Joseph– The Falsely Accused

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The Holy Spirit is meant to confirm the gospel, strengthening believers in their faith unto salvation on the day of the Lord. Therefore the initial Jewish Christians knew the Gentiles would inherit the resurrection, apart from circumcision, because “God, who knows the heart, showed that he accepted them by giving the Holy Spirit to them, just as he did to us” (Acts 15: 8, NIV; cf. Acts 10: 45; 11: 17)…

Because God’s Spirit sustains what he made, the Spirit is also referred to as the “Helper” (John 14: 16,26; 15: 26; 16: 7; cf. 1 John 2: 1). The Holy Spirit helps the saints in their attainment of eternal life, for it is by the gifts of the Spirit that Jesus “will sustain you to the end” (1 Cor. 1: 8). The Spirit likewise protects the saints, as Peter encourages in regard to the hope of “an inheritance that can never perish, spoil or fade— kept in heaven for you, who through faith are shielded by God’s power until the coming of the salvation that is ready to be revealed in the last time” (1 Peter 1: 4– 5, NIV).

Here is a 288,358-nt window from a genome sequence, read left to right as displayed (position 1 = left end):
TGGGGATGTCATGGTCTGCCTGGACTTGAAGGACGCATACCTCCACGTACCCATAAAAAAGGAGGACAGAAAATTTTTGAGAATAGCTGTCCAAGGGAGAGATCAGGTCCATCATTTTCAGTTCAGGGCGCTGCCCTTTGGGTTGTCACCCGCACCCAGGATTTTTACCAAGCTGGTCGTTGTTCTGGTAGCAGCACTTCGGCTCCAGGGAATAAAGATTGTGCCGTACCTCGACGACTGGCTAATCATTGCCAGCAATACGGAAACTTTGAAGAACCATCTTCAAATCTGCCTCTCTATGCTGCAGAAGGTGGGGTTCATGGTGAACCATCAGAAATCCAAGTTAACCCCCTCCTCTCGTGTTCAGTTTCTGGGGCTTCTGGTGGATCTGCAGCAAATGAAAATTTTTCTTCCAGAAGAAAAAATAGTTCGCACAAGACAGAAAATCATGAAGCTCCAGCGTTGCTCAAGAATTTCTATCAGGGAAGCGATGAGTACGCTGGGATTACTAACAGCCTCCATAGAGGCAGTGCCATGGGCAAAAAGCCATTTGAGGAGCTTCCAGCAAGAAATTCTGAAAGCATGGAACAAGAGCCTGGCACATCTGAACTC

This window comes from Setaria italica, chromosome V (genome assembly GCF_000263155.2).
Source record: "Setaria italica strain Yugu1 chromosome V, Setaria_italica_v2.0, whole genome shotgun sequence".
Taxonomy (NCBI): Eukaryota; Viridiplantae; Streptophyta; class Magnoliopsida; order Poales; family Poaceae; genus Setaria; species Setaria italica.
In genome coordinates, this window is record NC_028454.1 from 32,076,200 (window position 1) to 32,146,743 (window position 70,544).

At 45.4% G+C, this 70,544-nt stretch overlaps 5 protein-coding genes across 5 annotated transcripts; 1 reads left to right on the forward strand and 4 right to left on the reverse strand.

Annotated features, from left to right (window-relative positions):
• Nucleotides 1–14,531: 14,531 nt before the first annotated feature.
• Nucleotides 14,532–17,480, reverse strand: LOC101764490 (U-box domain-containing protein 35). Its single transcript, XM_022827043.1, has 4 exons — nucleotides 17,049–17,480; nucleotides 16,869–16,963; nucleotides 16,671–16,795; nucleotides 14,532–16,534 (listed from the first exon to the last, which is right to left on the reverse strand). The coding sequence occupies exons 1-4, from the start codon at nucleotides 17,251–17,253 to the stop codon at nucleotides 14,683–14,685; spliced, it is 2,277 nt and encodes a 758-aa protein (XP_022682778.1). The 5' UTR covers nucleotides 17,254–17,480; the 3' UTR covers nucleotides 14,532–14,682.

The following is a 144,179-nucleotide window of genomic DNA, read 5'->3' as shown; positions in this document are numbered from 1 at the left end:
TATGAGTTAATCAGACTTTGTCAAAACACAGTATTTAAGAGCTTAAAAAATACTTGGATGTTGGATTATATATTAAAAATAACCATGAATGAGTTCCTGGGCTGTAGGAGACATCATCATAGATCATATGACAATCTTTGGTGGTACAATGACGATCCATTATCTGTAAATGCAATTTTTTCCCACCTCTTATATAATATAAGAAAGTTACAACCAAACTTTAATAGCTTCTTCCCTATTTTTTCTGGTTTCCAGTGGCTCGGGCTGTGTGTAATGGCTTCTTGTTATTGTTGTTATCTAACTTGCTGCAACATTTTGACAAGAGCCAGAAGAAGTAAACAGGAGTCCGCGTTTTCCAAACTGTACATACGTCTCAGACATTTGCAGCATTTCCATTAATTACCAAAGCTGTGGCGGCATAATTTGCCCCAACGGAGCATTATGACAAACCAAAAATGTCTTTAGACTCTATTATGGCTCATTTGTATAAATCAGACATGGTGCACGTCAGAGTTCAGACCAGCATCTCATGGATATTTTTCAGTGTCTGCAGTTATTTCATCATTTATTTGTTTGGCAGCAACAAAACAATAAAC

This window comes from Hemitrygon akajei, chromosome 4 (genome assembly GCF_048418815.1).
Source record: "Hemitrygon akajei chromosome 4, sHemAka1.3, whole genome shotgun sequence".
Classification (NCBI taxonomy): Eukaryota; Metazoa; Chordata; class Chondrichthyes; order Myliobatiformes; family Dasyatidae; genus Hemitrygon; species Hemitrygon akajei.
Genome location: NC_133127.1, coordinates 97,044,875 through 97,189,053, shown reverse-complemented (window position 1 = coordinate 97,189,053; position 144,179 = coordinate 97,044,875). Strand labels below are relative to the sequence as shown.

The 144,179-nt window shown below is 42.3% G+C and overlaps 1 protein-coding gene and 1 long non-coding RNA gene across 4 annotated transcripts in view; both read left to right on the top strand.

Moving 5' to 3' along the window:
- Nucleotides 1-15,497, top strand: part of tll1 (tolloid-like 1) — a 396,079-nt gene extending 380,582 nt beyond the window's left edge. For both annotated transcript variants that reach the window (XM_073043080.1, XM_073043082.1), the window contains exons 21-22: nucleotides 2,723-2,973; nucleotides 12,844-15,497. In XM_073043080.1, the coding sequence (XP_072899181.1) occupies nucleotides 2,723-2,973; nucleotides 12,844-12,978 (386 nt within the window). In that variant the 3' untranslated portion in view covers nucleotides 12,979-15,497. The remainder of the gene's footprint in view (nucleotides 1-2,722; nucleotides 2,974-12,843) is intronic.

Thus we are “kept” and “guarded” (John 17: 12) from the evil one in this age, for “he who was born of God protects him” (1 John 5: 18). Jesus is with us to the end of the age (Matt. 28: 20), and the Holy Spirit intercedes for us while we hope for future glory (Rom. 8: 25– 27). – John P. Harrigan, The Gospel of Christ Crucified: A Theology of Suffering before Glory